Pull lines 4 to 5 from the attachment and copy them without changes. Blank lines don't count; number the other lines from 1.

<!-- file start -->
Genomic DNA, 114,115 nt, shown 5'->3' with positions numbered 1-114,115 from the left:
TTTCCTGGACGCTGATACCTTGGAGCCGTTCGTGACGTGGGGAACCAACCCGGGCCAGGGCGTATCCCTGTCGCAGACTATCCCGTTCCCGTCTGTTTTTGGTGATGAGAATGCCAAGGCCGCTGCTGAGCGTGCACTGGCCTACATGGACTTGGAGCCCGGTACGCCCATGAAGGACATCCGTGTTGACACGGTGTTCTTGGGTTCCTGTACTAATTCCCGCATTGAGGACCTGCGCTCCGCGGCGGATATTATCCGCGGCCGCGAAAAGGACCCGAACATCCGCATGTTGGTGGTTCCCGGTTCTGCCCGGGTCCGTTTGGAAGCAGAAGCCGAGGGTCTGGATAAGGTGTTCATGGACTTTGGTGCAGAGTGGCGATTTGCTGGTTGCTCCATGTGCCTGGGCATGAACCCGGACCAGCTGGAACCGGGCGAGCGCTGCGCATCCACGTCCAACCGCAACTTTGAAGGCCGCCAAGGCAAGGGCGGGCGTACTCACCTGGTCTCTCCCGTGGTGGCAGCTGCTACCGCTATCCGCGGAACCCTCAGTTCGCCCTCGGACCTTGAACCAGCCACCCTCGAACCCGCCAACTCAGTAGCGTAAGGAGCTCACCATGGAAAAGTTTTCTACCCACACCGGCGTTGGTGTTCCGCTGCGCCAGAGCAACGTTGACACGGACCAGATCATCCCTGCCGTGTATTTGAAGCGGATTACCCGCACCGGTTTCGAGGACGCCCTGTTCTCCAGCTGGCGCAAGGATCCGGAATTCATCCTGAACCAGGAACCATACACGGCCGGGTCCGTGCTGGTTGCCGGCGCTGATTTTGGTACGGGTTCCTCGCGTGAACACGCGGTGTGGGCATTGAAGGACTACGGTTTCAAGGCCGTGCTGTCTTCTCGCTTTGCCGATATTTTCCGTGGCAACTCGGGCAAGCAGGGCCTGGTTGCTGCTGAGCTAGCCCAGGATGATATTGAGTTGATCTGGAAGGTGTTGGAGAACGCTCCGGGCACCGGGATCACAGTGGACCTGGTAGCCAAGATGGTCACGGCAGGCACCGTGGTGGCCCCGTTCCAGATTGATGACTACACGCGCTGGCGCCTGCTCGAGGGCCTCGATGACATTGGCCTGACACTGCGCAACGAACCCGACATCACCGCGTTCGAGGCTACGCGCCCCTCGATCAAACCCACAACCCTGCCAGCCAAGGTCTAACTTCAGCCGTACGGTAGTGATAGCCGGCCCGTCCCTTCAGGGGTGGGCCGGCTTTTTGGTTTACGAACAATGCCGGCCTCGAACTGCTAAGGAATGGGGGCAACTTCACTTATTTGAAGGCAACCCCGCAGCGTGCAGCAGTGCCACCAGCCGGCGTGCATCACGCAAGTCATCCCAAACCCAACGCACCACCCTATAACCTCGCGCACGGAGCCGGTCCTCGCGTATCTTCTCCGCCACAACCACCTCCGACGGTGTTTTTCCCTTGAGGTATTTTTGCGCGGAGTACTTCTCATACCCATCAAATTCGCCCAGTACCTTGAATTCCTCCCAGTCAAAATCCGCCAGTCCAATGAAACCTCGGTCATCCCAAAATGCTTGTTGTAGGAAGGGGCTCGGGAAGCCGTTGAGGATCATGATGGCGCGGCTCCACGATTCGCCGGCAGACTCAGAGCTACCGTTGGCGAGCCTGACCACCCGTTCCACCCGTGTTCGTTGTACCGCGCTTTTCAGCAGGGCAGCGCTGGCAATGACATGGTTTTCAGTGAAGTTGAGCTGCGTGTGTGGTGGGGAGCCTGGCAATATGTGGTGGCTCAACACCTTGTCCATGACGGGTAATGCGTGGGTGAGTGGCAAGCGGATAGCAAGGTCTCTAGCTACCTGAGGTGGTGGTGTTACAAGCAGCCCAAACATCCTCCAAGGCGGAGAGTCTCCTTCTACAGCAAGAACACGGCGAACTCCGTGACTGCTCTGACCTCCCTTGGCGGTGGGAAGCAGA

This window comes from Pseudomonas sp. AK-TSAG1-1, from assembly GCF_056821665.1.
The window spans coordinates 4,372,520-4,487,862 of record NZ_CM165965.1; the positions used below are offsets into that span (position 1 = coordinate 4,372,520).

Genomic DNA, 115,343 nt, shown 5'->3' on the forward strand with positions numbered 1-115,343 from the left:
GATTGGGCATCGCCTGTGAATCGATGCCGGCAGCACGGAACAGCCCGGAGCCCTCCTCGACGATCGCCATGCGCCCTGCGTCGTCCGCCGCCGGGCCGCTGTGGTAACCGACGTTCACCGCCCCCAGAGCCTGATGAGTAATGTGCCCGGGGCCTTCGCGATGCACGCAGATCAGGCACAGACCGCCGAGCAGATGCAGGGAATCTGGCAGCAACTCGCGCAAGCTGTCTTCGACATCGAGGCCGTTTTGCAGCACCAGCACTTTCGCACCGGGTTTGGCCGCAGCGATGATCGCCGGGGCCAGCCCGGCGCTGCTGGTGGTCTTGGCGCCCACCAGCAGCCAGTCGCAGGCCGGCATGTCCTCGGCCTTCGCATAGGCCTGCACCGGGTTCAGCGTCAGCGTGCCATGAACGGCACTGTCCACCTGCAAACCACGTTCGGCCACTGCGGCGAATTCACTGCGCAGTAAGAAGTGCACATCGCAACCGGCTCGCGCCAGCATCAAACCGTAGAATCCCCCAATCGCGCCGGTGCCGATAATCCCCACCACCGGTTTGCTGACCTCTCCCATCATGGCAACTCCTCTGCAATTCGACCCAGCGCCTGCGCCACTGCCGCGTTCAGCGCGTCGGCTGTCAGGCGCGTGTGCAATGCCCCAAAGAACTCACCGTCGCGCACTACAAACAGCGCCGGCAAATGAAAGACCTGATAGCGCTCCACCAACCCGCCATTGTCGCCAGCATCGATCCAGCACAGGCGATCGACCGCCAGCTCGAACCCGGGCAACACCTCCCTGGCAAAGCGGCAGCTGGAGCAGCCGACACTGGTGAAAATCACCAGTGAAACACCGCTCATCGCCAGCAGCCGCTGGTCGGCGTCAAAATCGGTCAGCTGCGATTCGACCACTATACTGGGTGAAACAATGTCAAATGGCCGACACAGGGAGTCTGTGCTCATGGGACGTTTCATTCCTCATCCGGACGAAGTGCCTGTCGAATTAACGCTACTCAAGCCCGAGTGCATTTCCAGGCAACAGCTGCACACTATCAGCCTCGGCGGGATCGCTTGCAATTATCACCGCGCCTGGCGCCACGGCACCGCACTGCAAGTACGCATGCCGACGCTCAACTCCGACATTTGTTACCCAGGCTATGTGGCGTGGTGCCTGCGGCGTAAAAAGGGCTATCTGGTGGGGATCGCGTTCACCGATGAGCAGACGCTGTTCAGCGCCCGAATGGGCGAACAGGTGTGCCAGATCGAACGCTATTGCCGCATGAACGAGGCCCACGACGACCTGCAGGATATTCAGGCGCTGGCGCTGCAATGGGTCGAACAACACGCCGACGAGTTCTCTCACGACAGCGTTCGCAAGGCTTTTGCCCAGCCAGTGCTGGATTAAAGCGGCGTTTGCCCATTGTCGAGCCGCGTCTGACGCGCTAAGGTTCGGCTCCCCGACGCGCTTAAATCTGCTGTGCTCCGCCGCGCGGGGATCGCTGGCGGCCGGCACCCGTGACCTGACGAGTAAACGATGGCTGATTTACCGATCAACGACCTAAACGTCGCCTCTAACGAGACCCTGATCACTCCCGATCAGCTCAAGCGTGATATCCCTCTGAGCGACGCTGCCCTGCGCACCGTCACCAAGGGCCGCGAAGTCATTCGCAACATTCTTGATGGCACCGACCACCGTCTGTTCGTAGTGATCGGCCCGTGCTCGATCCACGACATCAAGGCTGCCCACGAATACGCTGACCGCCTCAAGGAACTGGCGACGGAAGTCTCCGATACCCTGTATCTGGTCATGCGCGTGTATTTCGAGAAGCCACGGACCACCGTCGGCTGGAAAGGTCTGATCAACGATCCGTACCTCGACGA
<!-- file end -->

The window spans coordinates 4,372,520-4,487,862 of record NZ_CM165965.1; the positions used below are offsets into that span (position 1 = coordinate 4,372,520).

Genomic DNA, 115,343 nt, shown 5'->3' on the forward strand with positions numbered 1-115,343 from the left: